Head and neck cancer has suffered from a lack of novel approaches…. We’re very optimistic going forward that we will be able to better define and understand the genomics of the disease, which will help us tailor drugs for specific genetic alterations. This will allow head and neck cancer to step into the future of precision medicine.
—Robert I. Haddad, MD
Each year in the United States, about 55,000 people will be diagnosed with head and neck cancer, and of them, about 12,000 will die of the disease. Although advances have been made in the treatment of head and neck cancer, this disease remains persistently problematic, due, in part, to the complex anatomy of the sites involved. To bring readers up to speed on the latest developments in head and neck cancer, The ASCO Post spoke with a leading researcher in the field, Robert I. Haddad, MD, Associate Professor of Medicine at Harvard Medical School and Disease Center Leader in Head and Neck Oncology at Dana-Farber Cancer Institute, Boston.
Education and Training
Please tell the readers a bit about your background prior to joining Dana-Farber Cancer Institute.
I was born and reared in Lebanon, and I received my medical education at the French faculty of Medicine in Beirut University of Beirut. In 1995, I moved to the United States and did my internal medical residency at St. Luke’s–Roosevelt Hospital in New York. After that, I did my fellowship training in hematology-oncology at the University of Maryland in Baltimore.
I joined the staff of Dana-Farber Cancer Institute in 2001 and have been here ever since. I am currently the leader of the institute’s head and neck oncology program.
Over the course of your career, what are the biggest advances you’ve seen in head and neck cancer?
The treatment options in head and neck cancer have not changed significantly over the past decade. Surgery, radiation, and chemotherapy remain the main treatment modalities. I believe the major advances in this disease have been the development of newer technologies, such as how we deliver radiation therapy, whether by intensity-modulated radiation therapy (IMRT) or proton-beam therapy.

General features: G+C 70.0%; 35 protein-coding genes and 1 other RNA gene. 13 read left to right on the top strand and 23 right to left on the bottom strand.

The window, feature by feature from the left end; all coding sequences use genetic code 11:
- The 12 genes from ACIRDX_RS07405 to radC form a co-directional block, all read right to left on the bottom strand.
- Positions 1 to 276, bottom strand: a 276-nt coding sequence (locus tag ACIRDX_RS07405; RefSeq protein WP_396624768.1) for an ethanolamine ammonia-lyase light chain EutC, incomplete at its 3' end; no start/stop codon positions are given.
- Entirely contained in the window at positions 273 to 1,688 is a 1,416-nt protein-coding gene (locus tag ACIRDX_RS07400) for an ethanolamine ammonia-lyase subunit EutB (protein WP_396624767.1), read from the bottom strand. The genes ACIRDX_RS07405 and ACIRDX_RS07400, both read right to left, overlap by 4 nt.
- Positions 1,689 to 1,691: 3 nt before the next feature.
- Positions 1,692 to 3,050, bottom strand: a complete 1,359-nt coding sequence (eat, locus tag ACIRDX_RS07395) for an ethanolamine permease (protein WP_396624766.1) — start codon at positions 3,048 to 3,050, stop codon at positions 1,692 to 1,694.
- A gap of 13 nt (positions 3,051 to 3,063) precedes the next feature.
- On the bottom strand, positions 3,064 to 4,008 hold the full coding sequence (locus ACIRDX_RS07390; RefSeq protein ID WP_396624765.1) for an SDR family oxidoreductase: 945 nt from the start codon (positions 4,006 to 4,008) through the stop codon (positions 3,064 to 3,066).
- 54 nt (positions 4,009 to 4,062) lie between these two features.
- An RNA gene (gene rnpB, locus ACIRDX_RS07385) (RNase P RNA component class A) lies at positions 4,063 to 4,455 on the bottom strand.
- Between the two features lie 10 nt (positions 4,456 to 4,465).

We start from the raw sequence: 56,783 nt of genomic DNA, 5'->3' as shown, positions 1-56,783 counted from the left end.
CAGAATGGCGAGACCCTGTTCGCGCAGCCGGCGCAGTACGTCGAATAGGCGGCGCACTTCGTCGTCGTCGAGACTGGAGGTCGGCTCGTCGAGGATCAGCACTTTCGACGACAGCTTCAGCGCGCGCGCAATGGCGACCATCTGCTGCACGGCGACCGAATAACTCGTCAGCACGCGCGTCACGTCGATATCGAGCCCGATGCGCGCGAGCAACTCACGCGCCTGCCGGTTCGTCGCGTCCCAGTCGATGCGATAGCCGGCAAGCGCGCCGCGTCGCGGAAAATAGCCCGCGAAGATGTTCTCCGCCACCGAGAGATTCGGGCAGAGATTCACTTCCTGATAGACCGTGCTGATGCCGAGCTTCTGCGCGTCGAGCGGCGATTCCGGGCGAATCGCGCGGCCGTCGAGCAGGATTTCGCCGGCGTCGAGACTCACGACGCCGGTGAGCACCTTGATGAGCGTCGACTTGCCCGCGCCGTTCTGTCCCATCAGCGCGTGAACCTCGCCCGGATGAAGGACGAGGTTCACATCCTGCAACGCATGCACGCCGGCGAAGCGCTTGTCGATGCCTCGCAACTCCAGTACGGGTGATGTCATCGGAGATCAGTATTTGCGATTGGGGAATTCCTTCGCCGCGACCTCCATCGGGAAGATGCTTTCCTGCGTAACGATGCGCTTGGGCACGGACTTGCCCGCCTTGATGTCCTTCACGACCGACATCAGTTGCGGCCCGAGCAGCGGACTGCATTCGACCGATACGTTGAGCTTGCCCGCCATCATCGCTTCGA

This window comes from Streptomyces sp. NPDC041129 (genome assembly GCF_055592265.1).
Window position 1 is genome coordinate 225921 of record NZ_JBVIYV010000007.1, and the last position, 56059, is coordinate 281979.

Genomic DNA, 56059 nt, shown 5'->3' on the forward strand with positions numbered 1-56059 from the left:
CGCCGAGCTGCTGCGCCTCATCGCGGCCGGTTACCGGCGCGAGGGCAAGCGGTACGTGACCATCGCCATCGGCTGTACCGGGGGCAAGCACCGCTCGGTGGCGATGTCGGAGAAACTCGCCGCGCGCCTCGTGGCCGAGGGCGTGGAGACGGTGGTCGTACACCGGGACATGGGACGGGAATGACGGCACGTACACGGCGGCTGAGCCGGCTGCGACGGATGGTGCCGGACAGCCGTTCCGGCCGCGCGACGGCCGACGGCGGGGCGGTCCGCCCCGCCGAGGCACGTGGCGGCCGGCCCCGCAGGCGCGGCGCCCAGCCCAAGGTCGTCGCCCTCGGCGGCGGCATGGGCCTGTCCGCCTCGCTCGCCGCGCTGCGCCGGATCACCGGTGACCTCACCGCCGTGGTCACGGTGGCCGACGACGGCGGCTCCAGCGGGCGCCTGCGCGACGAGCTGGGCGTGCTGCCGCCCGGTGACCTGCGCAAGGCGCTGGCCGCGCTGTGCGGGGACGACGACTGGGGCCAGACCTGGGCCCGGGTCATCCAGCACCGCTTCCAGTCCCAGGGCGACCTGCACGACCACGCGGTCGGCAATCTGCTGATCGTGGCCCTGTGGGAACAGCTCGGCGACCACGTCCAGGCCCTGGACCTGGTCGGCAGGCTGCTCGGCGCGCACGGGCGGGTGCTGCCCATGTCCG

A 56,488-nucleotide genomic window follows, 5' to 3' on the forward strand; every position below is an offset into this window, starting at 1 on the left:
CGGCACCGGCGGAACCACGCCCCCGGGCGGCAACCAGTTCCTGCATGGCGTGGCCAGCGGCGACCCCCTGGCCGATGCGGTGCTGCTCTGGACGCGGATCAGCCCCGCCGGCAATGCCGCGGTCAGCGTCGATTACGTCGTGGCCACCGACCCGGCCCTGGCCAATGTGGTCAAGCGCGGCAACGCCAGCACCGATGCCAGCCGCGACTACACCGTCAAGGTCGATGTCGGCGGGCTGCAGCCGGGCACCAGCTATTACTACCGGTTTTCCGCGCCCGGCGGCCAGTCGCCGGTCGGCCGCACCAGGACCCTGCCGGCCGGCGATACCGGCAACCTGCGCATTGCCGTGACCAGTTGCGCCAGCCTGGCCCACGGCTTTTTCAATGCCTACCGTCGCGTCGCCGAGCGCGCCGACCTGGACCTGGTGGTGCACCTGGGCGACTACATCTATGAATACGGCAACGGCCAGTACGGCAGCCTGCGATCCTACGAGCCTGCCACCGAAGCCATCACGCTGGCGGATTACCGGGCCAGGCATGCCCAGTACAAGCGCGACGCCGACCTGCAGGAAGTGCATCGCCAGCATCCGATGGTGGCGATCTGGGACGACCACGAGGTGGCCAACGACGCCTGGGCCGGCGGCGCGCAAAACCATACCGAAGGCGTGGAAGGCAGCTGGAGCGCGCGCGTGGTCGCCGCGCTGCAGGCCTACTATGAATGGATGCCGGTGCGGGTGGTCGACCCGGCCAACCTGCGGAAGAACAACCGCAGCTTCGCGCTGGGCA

There have also been significant advances in the surgical treatment of head and neck cancer and in reconstructive methods. We now have the ability to perform major resections and simultaneously do reconstruction work, allowing our patients to maintain speech and swallowing functions along with other improvements in quality-of-life issues that were previously compromised by the routine use of more invasive surgery.
Are there any data suggesting a difference in benefit between IMRT and proton-beam therapy?
This is an important area that is being looked at in active research. However, for the vast majority of head and neck cancer patients, IMRT should still be standard of care.
Obviously, proton-beam therapy is preferred when you’re treating a tumor close to the ocular orbit or to the brain. But most head and neck cancers do not involve those two areas, and so the routine treatment of a patient with an oral cavity cancer generally entails surgery followed by IMRT. Moreover, IMRT produces a significant improvement in outcomes over traditional radiation therapy because of the ability to spare saliva and prevent dry mouth over the course of recovery.
Has the presentation of head and neck cancer by stage changed over the past decade?
Not appreciably. Most of our head and neck patients present with stage IVA locally advanced nonmetastatic cancer. The staging of head and neck cancer is very peculiar, and even though these patients have stage IVA, they are still highly curable, and usually with a good prognosis.